How to Choose a Weir Style

weir box

Before you implement a weir box into your flow channel for flow rate measurements, you’ll want to make sure you’ve got the proper type. You’ll find quite a few different options available, but sizing is essential if you want accurate measurements you can count on. Learn how to choose a weir style, and discover the most important factors to keep in mind when finding the best fit for your unique flow channel conditions.

Site Considerations

The physical location of your flow channel plays a huge role in determining how you’re going to implement a weir box. Upstream and downstream conditions are absolutely essential to maintain if you want a weir that offers accurate measurements. Make sure the site has enough room for a weir pool of adequate size to condition the flow on approach. Remember that certain styles like the V-notch typically require larger weir pools.

Aeration is a necessity for proper weir functioning, so it should be among your primary concerns when it comes to the site itself. Aeration is essentially how the flow crosses past the crest of the weir. To facilitate proper aeration, you’ll need space downstream of the weir itself. Any falter in aeration, whether the flow is unaerated or only partially aerated, and you won’t get the accurate measurements you need.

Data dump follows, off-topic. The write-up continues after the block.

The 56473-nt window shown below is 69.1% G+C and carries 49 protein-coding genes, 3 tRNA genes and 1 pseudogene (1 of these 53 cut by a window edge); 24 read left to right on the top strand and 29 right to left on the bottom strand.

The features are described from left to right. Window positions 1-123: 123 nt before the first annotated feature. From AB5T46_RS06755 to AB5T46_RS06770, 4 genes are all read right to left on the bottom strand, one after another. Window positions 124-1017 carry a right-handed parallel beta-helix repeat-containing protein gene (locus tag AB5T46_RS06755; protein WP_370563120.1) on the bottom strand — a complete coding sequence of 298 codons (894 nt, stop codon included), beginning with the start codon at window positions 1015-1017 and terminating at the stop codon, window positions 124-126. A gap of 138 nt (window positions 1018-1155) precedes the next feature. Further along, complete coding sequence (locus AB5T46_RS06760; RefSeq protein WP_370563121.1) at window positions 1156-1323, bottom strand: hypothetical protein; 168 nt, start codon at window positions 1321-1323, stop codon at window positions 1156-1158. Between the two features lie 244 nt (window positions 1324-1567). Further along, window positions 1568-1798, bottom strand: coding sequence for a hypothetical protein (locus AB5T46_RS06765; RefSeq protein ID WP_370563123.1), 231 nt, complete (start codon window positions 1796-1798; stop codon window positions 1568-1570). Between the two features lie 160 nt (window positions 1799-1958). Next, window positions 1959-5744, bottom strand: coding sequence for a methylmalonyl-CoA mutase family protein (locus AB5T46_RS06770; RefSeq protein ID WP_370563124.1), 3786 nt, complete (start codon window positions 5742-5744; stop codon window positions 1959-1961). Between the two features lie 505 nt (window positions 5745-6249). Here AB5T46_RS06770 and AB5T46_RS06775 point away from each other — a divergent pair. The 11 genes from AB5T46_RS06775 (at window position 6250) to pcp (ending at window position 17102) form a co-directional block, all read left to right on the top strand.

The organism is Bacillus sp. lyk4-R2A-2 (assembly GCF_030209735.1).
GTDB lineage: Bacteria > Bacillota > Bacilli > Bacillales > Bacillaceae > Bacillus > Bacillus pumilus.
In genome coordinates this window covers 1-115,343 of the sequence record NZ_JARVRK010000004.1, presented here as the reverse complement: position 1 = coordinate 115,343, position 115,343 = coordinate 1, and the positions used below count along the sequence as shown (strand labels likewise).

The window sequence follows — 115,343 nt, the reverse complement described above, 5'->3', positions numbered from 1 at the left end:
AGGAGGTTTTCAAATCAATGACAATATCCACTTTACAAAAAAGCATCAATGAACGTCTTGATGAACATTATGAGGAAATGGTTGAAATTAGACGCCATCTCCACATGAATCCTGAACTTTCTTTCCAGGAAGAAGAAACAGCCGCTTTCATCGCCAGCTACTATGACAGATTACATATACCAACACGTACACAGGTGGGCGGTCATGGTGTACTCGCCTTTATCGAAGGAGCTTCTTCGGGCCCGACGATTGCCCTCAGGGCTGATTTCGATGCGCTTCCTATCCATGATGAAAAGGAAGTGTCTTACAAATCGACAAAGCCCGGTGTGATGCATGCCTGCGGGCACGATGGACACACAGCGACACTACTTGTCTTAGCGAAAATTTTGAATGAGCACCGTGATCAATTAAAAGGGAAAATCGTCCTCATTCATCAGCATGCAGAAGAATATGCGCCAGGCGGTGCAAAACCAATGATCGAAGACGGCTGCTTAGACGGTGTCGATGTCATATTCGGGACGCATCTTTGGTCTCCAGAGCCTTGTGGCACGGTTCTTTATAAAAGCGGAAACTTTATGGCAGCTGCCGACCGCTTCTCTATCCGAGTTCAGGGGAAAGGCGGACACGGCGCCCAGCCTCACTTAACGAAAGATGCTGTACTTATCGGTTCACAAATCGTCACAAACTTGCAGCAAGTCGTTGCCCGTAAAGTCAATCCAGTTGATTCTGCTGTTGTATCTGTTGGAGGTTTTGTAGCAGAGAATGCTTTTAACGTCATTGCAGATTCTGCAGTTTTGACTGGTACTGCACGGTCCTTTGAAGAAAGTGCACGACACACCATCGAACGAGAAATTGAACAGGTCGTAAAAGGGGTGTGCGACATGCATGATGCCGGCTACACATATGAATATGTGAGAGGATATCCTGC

Solids in Flows

Debris and solids in flows can be a problem for weirs. Fortunately, there are some styles that are better suited for dealing with solids than others. A Cipoletti or rectangular weir, for example, doesn’t deal with solid buildup like a V-notch would. If you can regularly clean out your weir, however, opting for a V-notch can still work. The maintenance is frequent and intense, however, so it’s generally not the best idea to simply ignore the problem of solids.

Flow Ranges

Not every open channel flow offers a flow that is always consistent. There can be a wide range of intensities among potential flows, and your weir will need to be able to account for them all. If you have mostly low flows, for example, a V-notch weir may be your best bet. High flows, however, would work better with rectangular weirs. Rectangular weirs would also need to be free of end contractions to handle the highest of flows.

You’ll find another solution available if your flow range is particularly wide. A compound weir is one in which two different designs are implemented into a single weir, with one for measuring low flows and another for measuring high flows. Having that kind of flexibility is initially more costly, but it’s far more convenient when dealing with wide flow ranges.

Choose Your Weir With Tracom

Now that you know how to choose a weir box, it’s time to find a reliable source. That’s where Tracom can help. We have a wide selection of weir styles to choose from, but you’re always welcome to work directly with our design team. Thanks to fiberglass construction, you can customize your weir to fit your unique open channel flow conditions. Contact us today to get started!